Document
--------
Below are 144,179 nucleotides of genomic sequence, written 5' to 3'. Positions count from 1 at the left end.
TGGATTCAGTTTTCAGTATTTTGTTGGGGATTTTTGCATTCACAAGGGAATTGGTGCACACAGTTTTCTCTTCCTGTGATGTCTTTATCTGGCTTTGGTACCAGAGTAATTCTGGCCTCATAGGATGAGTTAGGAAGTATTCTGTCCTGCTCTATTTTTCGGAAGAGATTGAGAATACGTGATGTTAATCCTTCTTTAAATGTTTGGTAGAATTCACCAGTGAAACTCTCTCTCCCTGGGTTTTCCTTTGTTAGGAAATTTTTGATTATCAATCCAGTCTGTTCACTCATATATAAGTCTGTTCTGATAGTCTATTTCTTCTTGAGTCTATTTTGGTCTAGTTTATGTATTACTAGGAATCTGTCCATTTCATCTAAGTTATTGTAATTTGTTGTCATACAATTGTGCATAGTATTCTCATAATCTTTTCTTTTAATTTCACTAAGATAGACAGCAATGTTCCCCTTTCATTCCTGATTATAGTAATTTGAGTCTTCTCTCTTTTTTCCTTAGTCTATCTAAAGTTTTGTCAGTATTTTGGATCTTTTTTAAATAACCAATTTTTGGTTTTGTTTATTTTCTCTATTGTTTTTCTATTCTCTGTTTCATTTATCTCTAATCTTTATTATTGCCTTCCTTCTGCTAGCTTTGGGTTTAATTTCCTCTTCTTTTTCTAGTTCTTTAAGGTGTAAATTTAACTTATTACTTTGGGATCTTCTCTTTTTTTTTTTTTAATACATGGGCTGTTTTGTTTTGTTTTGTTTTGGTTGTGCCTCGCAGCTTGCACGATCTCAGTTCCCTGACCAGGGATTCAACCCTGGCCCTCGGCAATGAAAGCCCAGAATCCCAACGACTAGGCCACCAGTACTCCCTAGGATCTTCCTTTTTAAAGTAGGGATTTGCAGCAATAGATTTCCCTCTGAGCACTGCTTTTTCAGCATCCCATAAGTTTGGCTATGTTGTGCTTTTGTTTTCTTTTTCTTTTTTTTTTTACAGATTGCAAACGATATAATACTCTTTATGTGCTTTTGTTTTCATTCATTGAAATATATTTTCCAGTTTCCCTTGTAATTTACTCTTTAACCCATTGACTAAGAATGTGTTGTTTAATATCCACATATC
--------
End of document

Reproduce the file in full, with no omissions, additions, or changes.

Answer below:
Below are 144,179 nucleotides of genomic sequence, written 5' to 3'. Positions count from 1 at the left end.
TGGATTCAGTTTTCAGTATTTTGTTGGGGATTTTTGCATTCACAAGGGAATTGGTGCACACAGTTTTCTCTTCCTGTGATGTCTTTATCTGGCTTTGGTACCAGAGTAATTCTGGCCTCATAGGATGAGTTAGGAAGTATTCTGTCCTGCTCTATTTTTCGGAAGAGATTGAGAATACGTGATGTTAATCCTTCTTTAAATGTTTGGTAGAATTCACCAGTGAAACTCTCTCTCCCTGGGTTTTCCTTTGTTAGGAAATTTTTGATTATCAATCCAGTCTGTTCACTCATATATAAGTCTGTTCTGATAGTCTATTTCTTCTTGAGTCTATTTTGGTCTAGTTTATGTATTACTAGGAATCTGTCCATTTCATCTAAGTTATTGTAATTTGTTGTCATACAATTGTGCATAGTATTCTCATAATCTTTTCTTTTAATTTCACTAAGATAGACAGCAATGTTCCCCTTTCATTCCTGATTATAGTAATTTGAGTCTTCTCTCTTTTTTCCTTAGTCTATCTAAAGTTTTGTCAGTATTTTGGATCTTTTTTAAATAACCAATTTTTGGTTTTGTTTATTTTCTCTATTGTTTTTCTATTCTCTGTTTCATTTATCTCTAATCTTTATTATTGCCTTCCTTCTGCTAGCTTTGGGTTTAATTTCCTCTTCTTTTTCTAGTTCTTTAAGGTGTAAATTTAACTTATTACTTTGGGATCTTCTCTTTTTTTTTTTTTAATACATGGGCTGTTTTGTTTTGTTTTGTTTTGGTTGTGCCTCGCAGCTTGCACGATCTCAGTTCCCTGACCAGGGATTCAACCCTGGCCCTCGGCAATGAAAGCCCAGAATCCCAACGACTAGGCCACCAGTACTCCCTAGGATCTTCCTTTTTAAAGTAGGGATTTGCAGCAATAGATTTCCCTCTGAGCACTGCTTTTTCAGCATCCCATAAGTTTGGCTATGTTGTGCTTTTGTTTTCTTTTTCTTTTTTTTTTTACAGATTGCAAACGATATAATACTCTTTATGTGCTTTTGTTTTCATTCATTGAAATATATTTTCCAGTTTCCCTTGTAATTTACTCTTTAACCCATTGACTAAGAATGTGTTGTTTAATATCCACATATC